Date: May 18, 2005
From: "Robert L. Nuckolls, III"
Subject: Re: Full Charge on Battery?
>--> AeroElectric-List message posted by: "Robert L. Nuckolls, III" >-->
>--> AeroElectric-List message posted by:
>I chanced apon this site. The suggestion that an Odyssey Battery may not
>be getting a full charge unless it receives a voltage of 14.7 volts is
>made. If true, this could be a problem for electrically dependent engines.
>Any clarification would be appreciated.
(update 12/11/05: I note that the controversial posting on the
Battery Tender website cited above has been pulled but here's the data
I posted that refuted Battery Tender's claims)
The 14.4 to 14.7 value is recommended for rapid recharge
of the battery . . . and probably assumes that the battery
was deeply discharged before the re-charge cycle begins.
The charging recommendations publication for Odyssey can
be found at . . .
. . . where we read that the fast recharge voltage
should not be sustained for more than 24 hours. They
recommend reduction to a "standby" charge value of
13.6 to 13.8 volts. A value that is consistent with
the rest of the lead-acid battery industry. One could
use the numbers on this chart for ANY lead-acid technology
except that I would say that you don't leave the fast-charge
level on for more than, say one tank of fuel duration
or much less than 24 hours. Any battery in an airplane
should be fully recharged in about one hour after
starting the engine. This is the reason for the "75%
rule" on alternator sizing in certified ships. If one
has used a max of 45A on a 60A machine to run the
airplane, you have 15A left over to quickly recharge
a deeply discharged battery. Boosting the voltage
to 14.7 increases the battery's willingness to accept
energy . . . but this level should not be maintained
Check out page 8 of . . .
and you see the same kinds of fast charge and float
voltage ranges. Same goes for Panasonic where on
page 3 of the same doucment we find 13.7 as a recommended
float charge and 14.7 as a recommended fast charge voltage
Bottom line is that ANY lead acid battery by ANY manufacturer
will ultimately achieve 100% charge at 13.8V at 25C. It'a all
a matter of how long you want to wait. If you're in a hurry,
then jack the voltage up a tad for a SHORT period of time to
speed up the recharge process. If your system is not endowed
with a automatic recharge/float voltage controller . . . well
shucks. Guess we'll have to compromise and set the critter up
for 14.2 and quit worrying about it. That's the lead-acid
set-point of choice for light aircraft since Duane Wallace
bolted the first batteries into the C-140/C-170 products nearly
60 years ago.
With respect to the writer's objections about "Pulse Current
Amps" take a peek at . . .
The graphical data for battery performance under various loads
is quite specific and yields factual engineering data. The
fact that Odyssey quantifies their batteries in a different manner
than some industry standards doesn't automatically mean that
their product is inferior or that the company is trying to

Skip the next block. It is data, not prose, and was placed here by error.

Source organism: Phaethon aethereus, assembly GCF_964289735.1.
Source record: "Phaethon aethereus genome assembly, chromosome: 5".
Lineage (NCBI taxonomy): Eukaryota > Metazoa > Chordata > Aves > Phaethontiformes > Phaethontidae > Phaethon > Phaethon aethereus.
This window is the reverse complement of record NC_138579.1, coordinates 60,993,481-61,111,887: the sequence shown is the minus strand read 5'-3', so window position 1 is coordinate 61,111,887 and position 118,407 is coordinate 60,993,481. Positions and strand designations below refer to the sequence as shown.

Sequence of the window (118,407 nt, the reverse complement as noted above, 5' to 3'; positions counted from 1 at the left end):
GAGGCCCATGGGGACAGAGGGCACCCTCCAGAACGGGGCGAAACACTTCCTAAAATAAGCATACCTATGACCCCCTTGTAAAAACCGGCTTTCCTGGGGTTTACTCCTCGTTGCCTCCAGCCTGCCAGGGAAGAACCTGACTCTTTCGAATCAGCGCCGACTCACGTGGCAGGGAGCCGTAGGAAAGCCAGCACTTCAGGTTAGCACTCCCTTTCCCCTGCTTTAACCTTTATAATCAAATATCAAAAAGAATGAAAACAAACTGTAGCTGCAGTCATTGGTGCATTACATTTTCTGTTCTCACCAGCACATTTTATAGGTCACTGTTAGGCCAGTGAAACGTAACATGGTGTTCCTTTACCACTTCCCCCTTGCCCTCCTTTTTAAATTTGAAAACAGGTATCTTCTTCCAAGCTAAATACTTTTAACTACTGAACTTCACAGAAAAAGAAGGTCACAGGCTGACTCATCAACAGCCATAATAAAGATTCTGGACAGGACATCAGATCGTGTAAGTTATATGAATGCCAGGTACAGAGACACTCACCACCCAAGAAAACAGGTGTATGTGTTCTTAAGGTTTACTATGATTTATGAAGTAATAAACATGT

obscure any facts as to their product's performance.
Take a peek at . . .
. . . where we find the following definitions:
Cold Cranking Amps (CCA): "Discharge load measured in amps that a
fully charged battery at 0 F can deliver for 30 seconds
while maintaining its voltage above 7.2V"
Hmmm . . . Odyssey gives similar data but at 25C. Could it
be that the majority of Odyssey's customers use their
batteries as more mundane temperatures wherein the high
discharge rate performance data is more useful when plotted
at the higher temperatures? Don't know. But I doubt that
Odyssey believes they are competing with Die Hards and
boat batteries. And what's all this 7.2 volt stuff anyhow?
B&C has quantified their batteries for a 15 second dump
based on dragging the battery down to and holding it at
8.5 volts. This is easily accomplished with the tester that
both B&C and the 'Connection use in their shops. See . . .
Does that mean that B&C's marketing numbers are
bad or that they're trying to obscure any facts? No, I picked
that value 15 years ago because I didn't know of any starters
that would continue to crank an engine all the way down to
7.2 volts . . . And guess what? We DON'T do that test at
Reserve Capacity (RC): "Number of minutes a fully charged battery
at 80.F can be discharged at 25 amps until the voltage drops below
Well fooey, my e-bus runs only 5 amps . . . should I be bent
out of shape that Odyssey or any other manufacturer doesn't
give me a 5A value instead of the 25A value? Only if I'm
an ignorant consumer likely to make decisions based on a
particular manufacturer's marketing hype. If I'm a designer
who deals in engineering facts and data, then what ever data the
manufacturer supplies is GOOD data as long as it's accurate.
If I need ADDITIONAL data plotted in some other venue, then it's my
responsibility go get that data myself or request it from
the manufacturer. Most have much more data than they publish
and will supply it as needed.
Deltran's position on Odyssey products is not well researched.
It does not mirror any considered understanding of lead-acid
technology in general nor Odyssey's engineering and marketing
philosophies in particular.
The short answer is, "I'm not going to lose any sleep over it."
Bob . . .